NB. Most of the postings (and the regularity of) the Gleanings comes from Fabian Pascal (oao), who blogs at The PostWest.
Benny Morris: The Islamic Reformation (MUST READ)
The target of the ire of various newspapermen and spokesmen was not the murderous mobs in Mazar e-Sharif and Kandahar who did to death relief-bestowing UN representatives, but the American pastor Terry Jones who had burned a copy of the Muslims’ sacred text. Yet the burning of Bibles around the Islamic world—in Egypt, Nigeria, Pakistan, Iraq—is an almost daily occurrence and goes unremarked, and in these parts it is often accompanied by the arson of churches and the murder of parishioners. And these acts never trigger murderous responses by Christians thousands of miles away. And few will publicly and explicitly utter in this connection that awful phrase and truth, “clash of civilizations.”
Peter Day: Extremism in power (MUST READ)
The emergence of the Muslim Brotherhood (technically illegal under Mubarak) as a fully-fledged political player is in line with the changed position of the United States, which has direct relations with the Army. The US provided Egypt under Mubarak with aid of around $1.3 billion a year – principally military aid for the Army – on the tacit understanding that the regime would continue to keep the Brotherhood away from the levers of power.
That position however has undergone a radical shift. After many years of assiduous lobbying of US officials and Washington foreign policy wonks by Brotherhood representatives, President Obama now says that the Egyptian Islamists should have a ‘seat at the table’ of power in Egypt. The Egyptian army has taken him at his word. The army’s management of arrangements for forthcoming national elections more or less guarantees a powerful position for the Brotherhood in the new parliament. It is the new groups that were so prominent in the Tahrir Square demonstrations after January 25 which will be left out in the cold…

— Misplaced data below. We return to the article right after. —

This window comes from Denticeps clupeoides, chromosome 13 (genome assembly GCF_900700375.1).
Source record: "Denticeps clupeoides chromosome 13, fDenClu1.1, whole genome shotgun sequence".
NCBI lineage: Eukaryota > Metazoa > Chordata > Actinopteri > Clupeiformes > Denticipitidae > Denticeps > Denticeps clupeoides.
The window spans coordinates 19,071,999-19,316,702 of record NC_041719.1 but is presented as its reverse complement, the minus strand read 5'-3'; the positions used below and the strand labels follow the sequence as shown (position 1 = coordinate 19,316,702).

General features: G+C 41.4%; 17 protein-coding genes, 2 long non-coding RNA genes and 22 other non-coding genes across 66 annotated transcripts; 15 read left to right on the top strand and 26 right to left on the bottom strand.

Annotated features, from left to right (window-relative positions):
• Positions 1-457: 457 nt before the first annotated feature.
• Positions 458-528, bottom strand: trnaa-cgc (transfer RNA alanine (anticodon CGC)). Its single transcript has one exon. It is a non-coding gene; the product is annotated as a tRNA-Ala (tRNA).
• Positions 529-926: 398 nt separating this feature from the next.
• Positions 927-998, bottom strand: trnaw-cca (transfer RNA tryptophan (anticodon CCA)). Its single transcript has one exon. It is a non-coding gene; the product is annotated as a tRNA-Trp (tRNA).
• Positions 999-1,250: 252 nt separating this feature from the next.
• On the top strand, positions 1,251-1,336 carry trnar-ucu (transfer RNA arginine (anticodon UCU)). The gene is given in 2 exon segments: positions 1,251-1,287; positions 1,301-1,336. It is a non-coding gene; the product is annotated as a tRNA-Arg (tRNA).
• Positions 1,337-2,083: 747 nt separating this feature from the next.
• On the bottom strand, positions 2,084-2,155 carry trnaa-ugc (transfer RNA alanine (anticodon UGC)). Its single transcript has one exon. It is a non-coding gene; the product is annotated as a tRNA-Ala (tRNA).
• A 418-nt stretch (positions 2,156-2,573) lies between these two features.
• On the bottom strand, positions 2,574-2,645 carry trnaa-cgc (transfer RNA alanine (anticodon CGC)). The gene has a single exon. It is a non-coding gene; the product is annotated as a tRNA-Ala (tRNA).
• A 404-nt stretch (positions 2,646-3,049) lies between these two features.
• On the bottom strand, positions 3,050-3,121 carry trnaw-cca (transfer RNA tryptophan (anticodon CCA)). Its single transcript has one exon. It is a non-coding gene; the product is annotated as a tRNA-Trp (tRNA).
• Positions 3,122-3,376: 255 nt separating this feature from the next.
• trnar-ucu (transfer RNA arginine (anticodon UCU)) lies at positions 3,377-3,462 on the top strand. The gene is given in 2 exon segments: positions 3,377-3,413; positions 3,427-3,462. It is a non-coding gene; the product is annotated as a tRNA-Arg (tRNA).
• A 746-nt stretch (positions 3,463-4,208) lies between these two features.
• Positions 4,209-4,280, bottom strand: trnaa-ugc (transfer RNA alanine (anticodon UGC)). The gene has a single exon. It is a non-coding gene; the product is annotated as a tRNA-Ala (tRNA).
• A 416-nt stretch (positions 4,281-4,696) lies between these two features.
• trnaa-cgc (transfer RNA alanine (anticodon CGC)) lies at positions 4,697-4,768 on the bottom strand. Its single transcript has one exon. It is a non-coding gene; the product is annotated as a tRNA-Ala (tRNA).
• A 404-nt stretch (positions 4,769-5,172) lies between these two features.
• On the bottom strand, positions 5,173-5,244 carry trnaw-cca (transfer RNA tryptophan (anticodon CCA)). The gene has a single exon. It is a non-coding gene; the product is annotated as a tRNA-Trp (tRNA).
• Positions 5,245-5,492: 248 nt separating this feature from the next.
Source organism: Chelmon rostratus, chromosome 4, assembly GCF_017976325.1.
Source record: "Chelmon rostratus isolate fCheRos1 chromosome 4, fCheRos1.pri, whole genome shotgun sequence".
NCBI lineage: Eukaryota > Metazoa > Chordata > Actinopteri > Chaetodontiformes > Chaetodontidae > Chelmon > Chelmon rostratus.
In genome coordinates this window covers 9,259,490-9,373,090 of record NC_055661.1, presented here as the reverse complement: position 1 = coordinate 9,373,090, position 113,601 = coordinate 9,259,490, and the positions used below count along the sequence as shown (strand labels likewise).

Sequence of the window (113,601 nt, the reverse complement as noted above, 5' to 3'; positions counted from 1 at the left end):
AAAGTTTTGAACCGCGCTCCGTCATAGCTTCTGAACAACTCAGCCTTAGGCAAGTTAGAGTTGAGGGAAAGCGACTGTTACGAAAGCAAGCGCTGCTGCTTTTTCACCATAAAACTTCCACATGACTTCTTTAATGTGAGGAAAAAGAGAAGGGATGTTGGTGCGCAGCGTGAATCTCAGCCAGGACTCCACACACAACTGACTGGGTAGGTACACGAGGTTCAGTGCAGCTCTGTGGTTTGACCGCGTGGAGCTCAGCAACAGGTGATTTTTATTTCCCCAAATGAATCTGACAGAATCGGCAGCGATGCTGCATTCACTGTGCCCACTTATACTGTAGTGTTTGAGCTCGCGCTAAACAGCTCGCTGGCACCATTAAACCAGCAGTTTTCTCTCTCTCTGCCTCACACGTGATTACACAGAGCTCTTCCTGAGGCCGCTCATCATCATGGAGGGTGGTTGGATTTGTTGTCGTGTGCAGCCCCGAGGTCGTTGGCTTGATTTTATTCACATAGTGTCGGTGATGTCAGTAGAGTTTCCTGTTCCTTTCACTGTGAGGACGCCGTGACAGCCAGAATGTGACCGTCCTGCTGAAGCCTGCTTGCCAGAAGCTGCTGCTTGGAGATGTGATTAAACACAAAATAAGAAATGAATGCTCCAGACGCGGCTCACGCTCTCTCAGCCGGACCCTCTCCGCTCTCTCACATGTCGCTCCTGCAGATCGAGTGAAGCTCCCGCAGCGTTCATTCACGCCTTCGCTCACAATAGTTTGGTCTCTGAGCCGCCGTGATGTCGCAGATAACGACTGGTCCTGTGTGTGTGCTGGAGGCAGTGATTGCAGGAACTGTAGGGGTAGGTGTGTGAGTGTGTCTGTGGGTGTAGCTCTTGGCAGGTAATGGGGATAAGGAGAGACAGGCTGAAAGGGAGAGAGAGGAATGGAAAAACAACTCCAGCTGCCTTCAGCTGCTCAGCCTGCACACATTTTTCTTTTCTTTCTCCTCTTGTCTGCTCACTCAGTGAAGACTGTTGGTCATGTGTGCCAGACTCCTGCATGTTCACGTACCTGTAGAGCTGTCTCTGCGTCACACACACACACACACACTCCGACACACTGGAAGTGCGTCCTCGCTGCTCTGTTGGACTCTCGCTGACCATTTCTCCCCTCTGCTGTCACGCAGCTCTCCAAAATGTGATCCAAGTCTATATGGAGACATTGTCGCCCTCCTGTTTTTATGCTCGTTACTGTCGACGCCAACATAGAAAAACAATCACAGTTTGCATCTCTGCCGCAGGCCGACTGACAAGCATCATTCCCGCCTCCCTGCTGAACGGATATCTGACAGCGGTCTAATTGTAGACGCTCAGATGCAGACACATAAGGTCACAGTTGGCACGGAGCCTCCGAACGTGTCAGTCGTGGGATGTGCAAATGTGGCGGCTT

The parliament elected in September will be responsible for drafting a new constitution for the country. A strong Brotherhood presence will produce a constitution based on an even bigger role than at present for sharia – Islamic law.
Needless to say, this is extremely bad news for all non-Islamist and minority groups, including Egypt’s indigenous Coptic Christians (about 10 per cent of the population), human rights activists, writers, intellectuals, and so on. And of course for women.
It also raises significant national security issues for Australia, along with much of the rest of the world. Every year, thousands of Muslim students from around the world – including from some of Australia’s near neighbours – flock to Cairo to sit at the feet of the scholars of Al Azhar, the Islamic world’s oldest and most prestigious university. They will now find themselves among Islamists who are in the throes of converting mass support into real political power. For many of the students, this may well turn out to be a heady revolutionary experience – one that they could want to take home with them.
The Muslim Brotherhood has the financial backing of Saudi Arabian and Gulf sheikhs possessing untold wealth. It already operates on a huge scale in Europe and the United States, as well as in the developing world, through dozens of front groups. It also has a below-the-radar presence in Australia. To the extent that the Brotherhood now acquires direct access in Egypt to the resources of a fully fledged nation-state, it will be an even more formidable global actor.
The Obama administration is largely discounting the risks inherent in all this and acting on the basis of a benign view of the Brotherhood. The cautionary tale of the Americans’ dealings with Nasser, as outlined below, suggests that the consequences of being wrong about this may well be severe, far reaching, and of long duration.
Politically influential observers such as the New York Times, which recently expressing surprise at the emergence of friendly relations between the Army and the Muslim Brotherhood, would also do well to look more closely at the history of both these institutions, both in the recent and not so recent past.